These spotted, striped cichlids have a tolerance to brackish water, and a quick growth and reproduction rate. They are native to Western Africa, but have established non-native habitats in Australia and the US, where they are often considered a nuisance invader. As juveniles, they are striped black over a green-gold, but as they age, the bars fade and they just have large dark spots down their bodies. Spotted tilapia pair bond to raise their broods.
Common names referring to this species include a-sannoh (Krio), black mangrove cichlid (English), epia ajegi (Yoruba), fünfflecktilapie (German), ifunu (Ijo), marienbuntbarsch (German), mpupa (Igbo), Niger cichlid (English), pondaworkei (Krio), spotted tilapia (English), tha thompo (Krio), tigrovaya tsikhlida (Russian), and ukuobu (Ijo).
Importance to Humans
In West Africa, the spotted tilapia is a source of protein. In areas outside of its native range the species has overrun its new environments to the point of becoming a pest. In Queensland, Australia the species is officially classified as an exotic pest fish and attempts to eradicate it from some areas using methods as drastic as the poisoning of a whole body of water have been implemented. Various other control measures are being researched and possession or transport of the species by unauthorized persons in Australia is a finable offense.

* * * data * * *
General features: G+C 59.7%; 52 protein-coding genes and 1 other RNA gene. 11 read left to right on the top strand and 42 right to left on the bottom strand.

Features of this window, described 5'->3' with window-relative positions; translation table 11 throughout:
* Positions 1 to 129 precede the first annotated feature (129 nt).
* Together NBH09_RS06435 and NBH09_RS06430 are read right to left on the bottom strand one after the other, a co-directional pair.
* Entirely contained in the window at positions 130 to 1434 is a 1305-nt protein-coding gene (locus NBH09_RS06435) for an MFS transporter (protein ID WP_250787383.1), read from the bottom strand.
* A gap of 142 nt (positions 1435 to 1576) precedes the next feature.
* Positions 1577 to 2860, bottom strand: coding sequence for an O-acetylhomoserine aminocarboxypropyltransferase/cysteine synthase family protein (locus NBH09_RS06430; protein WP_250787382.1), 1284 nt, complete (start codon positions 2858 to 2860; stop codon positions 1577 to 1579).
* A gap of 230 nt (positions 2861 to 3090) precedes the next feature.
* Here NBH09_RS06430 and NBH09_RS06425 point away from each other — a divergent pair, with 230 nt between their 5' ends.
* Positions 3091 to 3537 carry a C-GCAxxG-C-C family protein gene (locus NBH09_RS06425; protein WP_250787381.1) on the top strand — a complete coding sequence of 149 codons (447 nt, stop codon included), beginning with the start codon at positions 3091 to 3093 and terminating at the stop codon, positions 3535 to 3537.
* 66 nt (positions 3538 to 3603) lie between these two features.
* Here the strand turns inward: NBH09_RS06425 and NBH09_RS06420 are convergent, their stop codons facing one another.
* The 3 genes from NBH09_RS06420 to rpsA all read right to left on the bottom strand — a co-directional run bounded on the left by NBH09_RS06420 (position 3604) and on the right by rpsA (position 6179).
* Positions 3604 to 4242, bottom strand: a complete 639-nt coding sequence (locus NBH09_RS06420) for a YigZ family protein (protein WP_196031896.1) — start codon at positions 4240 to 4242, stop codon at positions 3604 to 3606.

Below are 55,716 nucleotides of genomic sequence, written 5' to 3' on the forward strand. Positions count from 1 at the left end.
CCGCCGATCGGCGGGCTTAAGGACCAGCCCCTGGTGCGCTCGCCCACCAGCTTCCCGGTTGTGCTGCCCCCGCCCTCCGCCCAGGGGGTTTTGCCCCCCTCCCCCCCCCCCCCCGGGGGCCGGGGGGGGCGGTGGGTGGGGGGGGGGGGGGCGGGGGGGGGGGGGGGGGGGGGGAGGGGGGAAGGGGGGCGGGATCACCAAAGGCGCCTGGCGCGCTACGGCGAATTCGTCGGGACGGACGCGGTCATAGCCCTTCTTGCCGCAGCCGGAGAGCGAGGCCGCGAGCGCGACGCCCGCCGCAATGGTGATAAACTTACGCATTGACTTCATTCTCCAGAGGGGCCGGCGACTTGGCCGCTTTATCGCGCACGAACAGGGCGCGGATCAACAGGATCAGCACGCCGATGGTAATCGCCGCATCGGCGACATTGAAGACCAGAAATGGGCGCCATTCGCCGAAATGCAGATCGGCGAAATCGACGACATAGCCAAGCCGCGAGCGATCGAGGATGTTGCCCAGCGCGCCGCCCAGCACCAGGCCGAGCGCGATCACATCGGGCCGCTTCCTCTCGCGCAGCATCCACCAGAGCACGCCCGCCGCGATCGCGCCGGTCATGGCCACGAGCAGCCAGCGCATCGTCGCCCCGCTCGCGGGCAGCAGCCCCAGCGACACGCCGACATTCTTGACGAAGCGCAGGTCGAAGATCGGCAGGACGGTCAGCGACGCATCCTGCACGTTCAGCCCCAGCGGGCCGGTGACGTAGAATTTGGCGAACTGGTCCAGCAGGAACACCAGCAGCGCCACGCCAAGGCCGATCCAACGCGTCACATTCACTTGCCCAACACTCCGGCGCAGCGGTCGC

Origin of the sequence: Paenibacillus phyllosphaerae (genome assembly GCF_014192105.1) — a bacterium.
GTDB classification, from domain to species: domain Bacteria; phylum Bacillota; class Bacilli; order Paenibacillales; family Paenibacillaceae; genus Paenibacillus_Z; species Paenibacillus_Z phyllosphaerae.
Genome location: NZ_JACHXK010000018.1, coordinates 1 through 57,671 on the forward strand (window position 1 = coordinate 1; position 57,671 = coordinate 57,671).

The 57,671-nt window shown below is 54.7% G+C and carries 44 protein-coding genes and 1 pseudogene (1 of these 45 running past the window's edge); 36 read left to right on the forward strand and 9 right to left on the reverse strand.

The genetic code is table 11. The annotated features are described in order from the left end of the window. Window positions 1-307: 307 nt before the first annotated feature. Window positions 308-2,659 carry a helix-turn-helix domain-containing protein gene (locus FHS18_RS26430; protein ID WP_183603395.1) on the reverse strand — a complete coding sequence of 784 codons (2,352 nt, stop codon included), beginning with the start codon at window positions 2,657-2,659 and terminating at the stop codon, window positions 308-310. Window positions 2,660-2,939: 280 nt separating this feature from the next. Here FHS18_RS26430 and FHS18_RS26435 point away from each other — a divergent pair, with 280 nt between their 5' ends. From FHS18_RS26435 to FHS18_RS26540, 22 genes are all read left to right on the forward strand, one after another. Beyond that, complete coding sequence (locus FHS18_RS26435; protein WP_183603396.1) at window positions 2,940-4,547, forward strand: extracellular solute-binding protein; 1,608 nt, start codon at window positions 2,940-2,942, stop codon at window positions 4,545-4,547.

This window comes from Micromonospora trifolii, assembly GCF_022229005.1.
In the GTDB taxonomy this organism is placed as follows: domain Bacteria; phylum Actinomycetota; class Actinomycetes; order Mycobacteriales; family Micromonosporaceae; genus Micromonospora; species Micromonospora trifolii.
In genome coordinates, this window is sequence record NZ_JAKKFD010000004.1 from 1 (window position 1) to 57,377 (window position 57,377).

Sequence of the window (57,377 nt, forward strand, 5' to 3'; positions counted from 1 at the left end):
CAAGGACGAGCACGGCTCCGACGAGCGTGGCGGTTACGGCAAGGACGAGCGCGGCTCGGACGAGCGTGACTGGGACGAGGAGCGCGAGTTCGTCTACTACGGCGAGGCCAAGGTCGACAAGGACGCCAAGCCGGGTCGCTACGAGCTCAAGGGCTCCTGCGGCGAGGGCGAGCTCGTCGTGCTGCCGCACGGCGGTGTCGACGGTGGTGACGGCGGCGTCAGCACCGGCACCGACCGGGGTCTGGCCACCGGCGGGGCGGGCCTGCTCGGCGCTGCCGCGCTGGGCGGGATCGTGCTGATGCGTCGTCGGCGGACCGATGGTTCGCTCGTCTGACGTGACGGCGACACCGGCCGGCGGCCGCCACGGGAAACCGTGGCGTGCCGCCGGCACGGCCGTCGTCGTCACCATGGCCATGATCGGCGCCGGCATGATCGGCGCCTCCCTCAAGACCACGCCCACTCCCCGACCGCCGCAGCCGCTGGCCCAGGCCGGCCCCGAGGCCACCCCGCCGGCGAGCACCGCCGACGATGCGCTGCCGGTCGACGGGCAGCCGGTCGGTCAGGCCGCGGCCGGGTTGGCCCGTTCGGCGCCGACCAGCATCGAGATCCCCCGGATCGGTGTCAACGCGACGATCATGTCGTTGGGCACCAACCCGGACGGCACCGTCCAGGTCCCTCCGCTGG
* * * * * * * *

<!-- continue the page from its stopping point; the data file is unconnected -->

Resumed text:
In South Florida, USA, the spotted tilapia (at least in the eyes of some biologists) has earned the ignominious distinction of not only being a rapidly spreading pest species, but having served as a ready-made argument for the state’s existing desire to introduce an additional exotic fish to the area. The piscivorous South American peacock cichlid, Cichla ocellaris, was introduced in the mid-1980’s, ostensibly in part to control populations of the abundant spotted tilapia. To what extent the peacock cichlid has been successful at controlling spotted tilapia or to what degree it has outperformed the native largemouth bass in this capacity is a matter of some debate. Certainly there are now two exotic fishes where once there was one and an ecological equilibrium between predator and prey appears to have been established. Populations of both introduced species are stable and an additional cichlid has joined the roster of introduced fishes in South Florida.